Mother’s Day is right around the corner and as I think about all the women in my life that have influenced the kind of mother I am, my number one teacher is my great grandmother. One of my biggest regrets is not getting a chance to tell her what she meant to me. If I got the chance to do it all over again, this is what I would want her to know:
Mama you taught me what it is to be a strong woman and to do whatever it takes to provide for your family. I remember all the days you spent out in the field growing bananas and tending to the crops. You were well into your sixties before you gave up working the land. We never wanted for anything, because you always found a way to put food on the table.
Knowing that your blood coursed through my veins allowed me to be strong when I became pregnant at twenty-four. I didn’t know what I was going to do or how I was going to take care of a child. I wanted to wallow in self-pity, but I am a descendant of a warrior, and warriors don’t quit when they are tested.
You taught me how to stay calm when under pressure. I remember when I was seven years old and hurricane Gilbert hit Jamaica with a fury. Trees were violently swaying in the wind and I waited to be swept away with all the debris that was swirling around. I was terrified, but I trusted you. You were calm, so I became calm.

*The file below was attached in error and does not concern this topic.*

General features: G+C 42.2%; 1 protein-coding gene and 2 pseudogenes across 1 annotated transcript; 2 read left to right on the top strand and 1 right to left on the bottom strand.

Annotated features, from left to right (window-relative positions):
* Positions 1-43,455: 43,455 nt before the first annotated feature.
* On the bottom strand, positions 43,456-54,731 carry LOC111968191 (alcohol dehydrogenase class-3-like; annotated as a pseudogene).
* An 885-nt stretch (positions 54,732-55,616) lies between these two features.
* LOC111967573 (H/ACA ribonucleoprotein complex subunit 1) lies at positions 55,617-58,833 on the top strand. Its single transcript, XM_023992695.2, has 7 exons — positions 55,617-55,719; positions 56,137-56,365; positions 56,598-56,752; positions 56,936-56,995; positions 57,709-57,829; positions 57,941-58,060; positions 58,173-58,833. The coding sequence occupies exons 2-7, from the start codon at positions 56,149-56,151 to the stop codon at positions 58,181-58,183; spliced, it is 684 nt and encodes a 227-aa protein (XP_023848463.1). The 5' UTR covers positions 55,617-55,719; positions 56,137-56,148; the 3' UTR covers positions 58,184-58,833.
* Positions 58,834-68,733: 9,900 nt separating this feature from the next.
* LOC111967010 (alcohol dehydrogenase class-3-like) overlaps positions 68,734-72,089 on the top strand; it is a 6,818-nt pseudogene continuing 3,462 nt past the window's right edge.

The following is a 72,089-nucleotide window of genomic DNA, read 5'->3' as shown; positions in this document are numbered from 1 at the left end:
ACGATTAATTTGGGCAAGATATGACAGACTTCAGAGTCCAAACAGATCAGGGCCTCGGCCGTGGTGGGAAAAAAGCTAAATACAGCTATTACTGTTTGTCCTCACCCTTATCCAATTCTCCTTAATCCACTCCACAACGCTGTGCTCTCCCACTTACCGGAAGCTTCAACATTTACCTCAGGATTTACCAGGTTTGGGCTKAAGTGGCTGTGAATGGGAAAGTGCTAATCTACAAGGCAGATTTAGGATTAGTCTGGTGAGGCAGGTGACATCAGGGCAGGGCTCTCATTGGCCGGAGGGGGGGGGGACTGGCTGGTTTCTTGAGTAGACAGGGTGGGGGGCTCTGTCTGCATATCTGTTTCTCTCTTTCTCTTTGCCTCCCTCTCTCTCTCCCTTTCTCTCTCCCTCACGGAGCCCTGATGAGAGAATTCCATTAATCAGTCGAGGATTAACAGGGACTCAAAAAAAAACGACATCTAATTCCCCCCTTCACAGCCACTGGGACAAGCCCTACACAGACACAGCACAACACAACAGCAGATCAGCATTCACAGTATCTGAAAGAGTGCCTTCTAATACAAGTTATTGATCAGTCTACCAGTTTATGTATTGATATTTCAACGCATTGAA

Caroline you weren’t one to mince words and always seized the opportunity to protect your family. When you felt that something was unfair, you weren’t afraid to say so. You taught me to always do what’s right, even if it wasn’t popular.
As hard as life was for you Mama, not once did I ever hear you say you wanted this or that. You were always content with what you had. Your biggest concern was that your family had their needs met. You laundered our clothes in a river by hand. You grew the food we ate, and built whatever we owned. When most people your age would be retiring to live in a gated community, you found peace in watching tropical fish swim in a small tank.
I remember feeling pity for you as you spent hours watching the fish swim from one end of the tank to the next. You had given me so much and I wanted you to see the world instead of that damn fish tank. I remember asking you why you liked to watch the fish. You chuckled and simply said “they are pretty.”
Now I understand why you were content with the fish tank. You didn’t need material things to make you happy. The hard work you invested in us led to me being the first in our family to go to college. You found joy in practicing your faith, providing for your family, and being of good character. You lived the life you wanted and was content with watching fish swim because the seeds you sowed for our success were blossoming.
Mama, despite the years and distance that separated us, you have always been close to my heart. Thank you so much for all that you have taught me. Above all, thank you for showing me how to be the mother my children need.